R 22

Rhodes 22


1st Yr Experiennces

Dynamic Equilibrium was not our 1st sailboat. My 1st year experiences occured in Compromise, a VanDeStadt & McGruer Siren 17. My wife, Deb & I had purchased the boat + Chrysler 6 hp outboard + trailer from a dealer in Midland, MI. We daysailed it for a couple of weeks & overnighted once with it on Sanford Lake. But, the dealer had said, "This boat is seaworthy enough to sail on the Great Lakes." So, we decided we were going to put the boat in at Au Gres, MI, stay overnight at the Au Gres Harbor of Refuge, sail about 30 nm up the western Lake Huron coast to Tawas, MI, overnight at the Tawas Harbor of Refuge, & sail back to Au Gres the next day.

I could tell many funny stories about that 1st cruise because things started going crooked right from the launching. However, for now, I will only relate something which happened as we were pulling into our slip at the Tawas Harbor of Refuge.

I guess I should 1st explain what a "Harbor of Refuge" is. The US Army Corps of Engineers, local communities, the MDNR have teamed up to build a wonderful system of recreational marinas along Michigan's Great Lakes coastline. They're called Harbors of Refuge & the state is attempting to put one every 15 miles of Great Lakes coastline. They're not quite there yet because Michigan's Great Lakes coastline is so vast & there are long stretches of virtually uninhabited wilderness in the upper peninsula along Lake Superior.

However, there are a couple of hundred Harbors of Refuge already up & running with more being added to the system every year. So, it's already a pretty impressive system. The Harbors of Refuge system makes it possible & safe to sail the Great Lakes with much smaller watercraft than would be otherwise required. The Tawas Harbor of Refuge is built up at the northern end of Tawas Bay, which gives good protection from every direction except the south.

To complete the weather protection for this Harbor of Refuge, the engineers designed a mile long steel & concrete bulkhead which is attached to the shore on one end & wraps around the harbor like a capital letter C. It's a pretty impressive & intimidating structure, something you wouldn't want to hit with a shiny new plastic boat...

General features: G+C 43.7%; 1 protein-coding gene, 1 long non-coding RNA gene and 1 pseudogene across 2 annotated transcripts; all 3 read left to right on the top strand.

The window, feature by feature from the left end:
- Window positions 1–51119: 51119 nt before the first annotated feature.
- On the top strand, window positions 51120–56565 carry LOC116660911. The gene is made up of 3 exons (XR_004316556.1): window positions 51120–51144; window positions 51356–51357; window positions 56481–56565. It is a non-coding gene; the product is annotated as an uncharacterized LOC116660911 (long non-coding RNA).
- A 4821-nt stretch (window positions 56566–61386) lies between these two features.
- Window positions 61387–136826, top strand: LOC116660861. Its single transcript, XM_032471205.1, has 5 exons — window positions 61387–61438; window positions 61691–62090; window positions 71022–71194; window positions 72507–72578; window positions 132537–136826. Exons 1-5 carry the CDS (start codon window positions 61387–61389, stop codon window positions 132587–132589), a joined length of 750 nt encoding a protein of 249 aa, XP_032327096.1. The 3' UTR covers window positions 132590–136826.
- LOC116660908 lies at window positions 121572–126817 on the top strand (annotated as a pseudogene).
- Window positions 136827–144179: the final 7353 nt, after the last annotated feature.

The outboard motor was also new & the dealer had adjusted the air/ fuel mixture to be a little on the rich side for the break-in period. At idle, it tended to foul the spark plugs & stall.

So, after a long day of sailing, we're pulling into our slip. I'm going a little faster than I would prefer in order to keep the motor from stalling. But, it's OK because Deb is going to throw the dock attendant the bow line as we pass. He'll snub it off & everything will be cool. However, Deb neglected to attach the bow line to a cleat. I wish I had a picture of the dock attendant's face as this neatly coiled dock line landed in his hands & we zoomed past! Or my face for that matter. I attempted to shift into reverse & the motor stalled.

By now, the steel bulkhead at the end of the slip is looming up pretty fast! Without thinking, I ran to the bow, jumped over the bow pulpit onto a piling, grabbed the bow pulpit, & started pushing to stop the boat. I immediately realized I'd made a big mistake & the boat was probably going to pin me against the bulkhead! Scared to death, I must have had an adrenaline surge, because I managed to stop the boat with just enough room for me to fit between the bow pulpit & the bulkhead. I was breathing heavily, pulled every muscle in my back, arms, & shoulders, & was starting shake a bit from the fright.

As I started to climb back on board, a polite applause went up from all the neighboring boats. I was embassased, but stood there on the foredeck & acknowledged the applause. Deb was so mortified she ducked below into the cabin, leaving me to finish tying up the boat. Eventually, she got her composure back & we went out to dinner in Tawas. So began my cruising career...

Roger Pihlaja
S/V Dynamic Equilibrium
07 Feb 2001

The first year's experiences, which we all can laugh about years later, are things new folks don't want to bring up. It's only after a bit of time passes, and the wounds heal that most of us talk about the first time we put our foot up to brace against the seat, only to miss and slide off the seat and under the leeward seat. Man did that hurt. Of course, after I pulled myself together and got up, the first thing to do was look and see if anyone else saw that magnifignant maneuver. Yea, I planned that neat tack and I followed through just like I expected. Of course I can steer from that position.

Hasn't happined to you yet??? Bet it will. It's funny a year later. Ever gone swimming when you actually planned to get in the dinghy? I am not going to talk about that one. Nobody was there to see it, so it did not happen.

07 Feb 2001

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